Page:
How to Boil Chicken for a BBQ

Almost anyone can manage to grill a decent steak or hamburger, but cooking chicken on the barbecue is more problematic. All too often it's overcooked and stringy, or charred on the outside but still raw at the bone. Parboiling the chicken before you grill it simplifies and speeds the process greatly, needing only a few minutes on the grill to yield well-caramelized, juicy chicken pieces.

Step 1

Layer your chicken pieces into a large saucepan, then pour in enough chicken broth or water to cover them. If you're using water, add a teaspoon of salt to gently season the chicken.

Step 2

Bring the pot to a gentle simmer, so the broth or water just barely bubbles. Simmer the chicken pieces for 5 minutes, then remove the the pot from your burner and cover it.

Step 3

Rest the chicken pieces for 10 additional minutes, then drain them thoroughly on brown paper. Season them with salt and pepper, or a dry spice blend of your choice.

Step 4

Preheat your grill to a medium-high temperature, approximately 375 to 400 degrees Fahrenheit. Place the chicken pieces on your grill, skin-side down. Grill for 3 to 5 minutes, until the skin is well marked and begins to crisp.

Step 5

Brush the upper side of your chicken pieces with barbecue sauce, then flip them so the skin side is up. While the second side is cooking, brush the skin side of the pieces with sauce.

Step 6

Turn the chicken pieces after another 5 minutes, so the skin side is down again. Cook for another 2 to 3 minutes, until the sauce is well caramelized. An instant-read thermometer inserted into the thickest part of the chicken should read 160 F. Transfer the chicken pieces to a serving platter, and let them rest for 5 minutes before serving.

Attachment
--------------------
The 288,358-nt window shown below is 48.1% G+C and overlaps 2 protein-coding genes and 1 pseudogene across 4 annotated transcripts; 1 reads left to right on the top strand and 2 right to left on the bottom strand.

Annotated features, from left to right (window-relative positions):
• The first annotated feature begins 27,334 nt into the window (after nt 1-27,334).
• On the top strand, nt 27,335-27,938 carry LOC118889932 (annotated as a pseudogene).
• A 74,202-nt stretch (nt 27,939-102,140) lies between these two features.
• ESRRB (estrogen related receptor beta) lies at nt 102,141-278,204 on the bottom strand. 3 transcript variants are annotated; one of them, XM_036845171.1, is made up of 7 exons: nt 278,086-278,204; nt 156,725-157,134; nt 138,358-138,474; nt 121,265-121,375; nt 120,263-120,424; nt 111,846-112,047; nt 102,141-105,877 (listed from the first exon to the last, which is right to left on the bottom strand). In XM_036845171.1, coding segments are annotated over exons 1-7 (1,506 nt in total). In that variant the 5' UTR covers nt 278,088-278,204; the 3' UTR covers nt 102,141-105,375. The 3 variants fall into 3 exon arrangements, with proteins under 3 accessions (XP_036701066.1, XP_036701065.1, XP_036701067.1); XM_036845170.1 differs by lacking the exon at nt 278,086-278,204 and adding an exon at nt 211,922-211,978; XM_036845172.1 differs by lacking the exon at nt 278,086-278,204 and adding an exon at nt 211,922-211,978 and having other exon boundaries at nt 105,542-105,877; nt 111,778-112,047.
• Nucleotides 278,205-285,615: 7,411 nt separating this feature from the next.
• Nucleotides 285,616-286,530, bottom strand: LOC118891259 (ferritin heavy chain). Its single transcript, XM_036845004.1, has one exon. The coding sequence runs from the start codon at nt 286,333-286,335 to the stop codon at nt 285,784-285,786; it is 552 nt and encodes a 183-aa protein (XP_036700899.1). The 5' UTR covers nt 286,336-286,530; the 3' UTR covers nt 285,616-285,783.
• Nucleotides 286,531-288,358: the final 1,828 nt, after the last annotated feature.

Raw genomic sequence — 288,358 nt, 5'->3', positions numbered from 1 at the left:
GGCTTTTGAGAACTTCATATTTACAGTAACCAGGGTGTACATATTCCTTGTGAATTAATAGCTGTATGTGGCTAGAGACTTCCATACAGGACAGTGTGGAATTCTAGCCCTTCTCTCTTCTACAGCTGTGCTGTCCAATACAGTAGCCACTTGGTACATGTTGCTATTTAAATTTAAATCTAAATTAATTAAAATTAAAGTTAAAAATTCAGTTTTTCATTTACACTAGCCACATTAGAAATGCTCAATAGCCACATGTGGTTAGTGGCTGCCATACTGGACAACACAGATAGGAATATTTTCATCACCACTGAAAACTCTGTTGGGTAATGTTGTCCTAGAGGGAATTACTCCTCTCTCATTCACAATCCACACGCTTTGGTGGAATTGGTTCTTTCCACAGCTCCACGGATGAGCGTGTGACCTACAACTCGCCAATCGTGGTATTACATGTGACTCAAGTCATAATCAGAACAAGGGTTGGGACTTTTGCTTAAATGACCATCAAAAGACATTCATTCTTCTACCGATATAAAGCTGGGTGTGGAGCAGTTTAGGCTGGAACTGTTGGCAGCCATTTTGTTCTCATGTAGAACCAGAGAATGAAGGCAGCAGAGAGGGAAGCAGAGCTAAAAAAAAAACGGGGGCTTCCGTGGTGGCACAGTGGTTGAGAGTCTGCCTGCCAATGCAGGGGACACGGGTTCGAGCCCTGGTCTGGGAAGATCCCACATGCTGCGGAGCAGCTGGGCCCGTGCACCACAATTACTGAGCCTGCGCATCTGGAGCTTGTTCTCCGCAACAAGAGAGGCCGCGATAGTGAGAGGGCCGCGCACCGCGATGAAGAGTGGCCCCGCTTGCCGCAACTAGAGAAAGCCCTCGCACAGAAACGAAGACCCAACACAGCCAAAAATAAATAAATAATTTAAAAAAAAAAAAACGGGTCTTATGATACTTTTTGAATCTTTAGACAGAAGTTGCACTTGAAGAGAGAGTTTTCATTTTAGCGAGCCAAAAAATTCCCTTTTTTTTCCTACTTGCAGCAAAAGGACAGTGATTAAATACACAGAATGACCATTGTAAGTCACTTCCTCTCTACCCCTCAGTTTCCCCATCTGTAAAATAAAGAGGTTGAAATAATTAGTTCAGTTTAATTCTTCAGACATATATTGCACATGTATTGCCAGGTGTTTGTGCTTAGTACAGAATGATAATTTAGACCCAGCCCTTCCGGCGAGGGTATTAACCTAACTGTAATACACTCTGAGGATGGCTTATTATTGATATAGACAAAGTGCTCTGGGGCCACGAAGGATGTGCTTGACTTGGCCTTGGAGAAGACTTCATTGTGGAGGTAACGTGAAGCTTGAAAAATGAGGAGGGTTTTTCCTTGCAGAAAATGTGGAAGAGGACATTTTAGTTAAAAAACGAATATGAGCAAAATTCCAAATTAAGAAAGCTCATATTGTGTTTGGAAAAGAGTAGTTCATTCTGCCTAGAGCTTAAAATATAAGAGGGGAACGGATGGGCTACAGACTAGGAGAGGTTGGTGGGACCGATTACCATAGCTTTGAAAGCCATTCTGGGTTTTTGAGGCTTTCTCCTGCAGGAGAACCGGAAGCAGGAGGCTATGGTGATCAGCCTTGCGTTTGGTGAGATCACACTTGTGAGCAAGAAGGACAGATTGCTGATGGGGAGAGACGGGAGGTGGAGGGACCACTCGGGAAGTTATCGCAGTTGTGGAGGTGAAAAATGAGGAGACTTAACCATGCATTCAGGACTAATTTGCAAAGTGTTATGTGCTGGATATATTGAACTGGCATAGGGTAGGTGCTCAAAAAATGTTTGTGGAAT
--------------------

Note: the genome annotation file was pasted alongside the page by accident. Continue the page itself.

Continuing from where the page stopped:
Things You'll Need

  • Large saucepan

  • Chicken broth or water

  • Brown paper

  • Salt and pepper

  • Dry spice rub (optional)

  • Barbecue sauce

  • Basting brush

  • Instant-read thermometer

  • Serving platter


Old recipes speak of "boiling" the chicken, but this is a misnomer. The chicken should never boil, because boiling makes it tough. At a simmer -- 180 F to 190 F -- the proteins in the chicken pieces won't contract and tighten.

Parboiling the chicken renders out much of the fat, minimizing the risk of flare-ups. It also helps the skin crisp on the grill, a secondary benefit that many diners appreciate.

Boneless, skinless breasts and thighs cook quickly enough that they don't need parboiling. Use this technique with bone-in, skin-on breasts, thighs, drumsticks or leg quarters.


Always cook your chicken pieces immediately after parboiling them. Cooling and reheating them later creates an unnecessary risk of foodborne illness.

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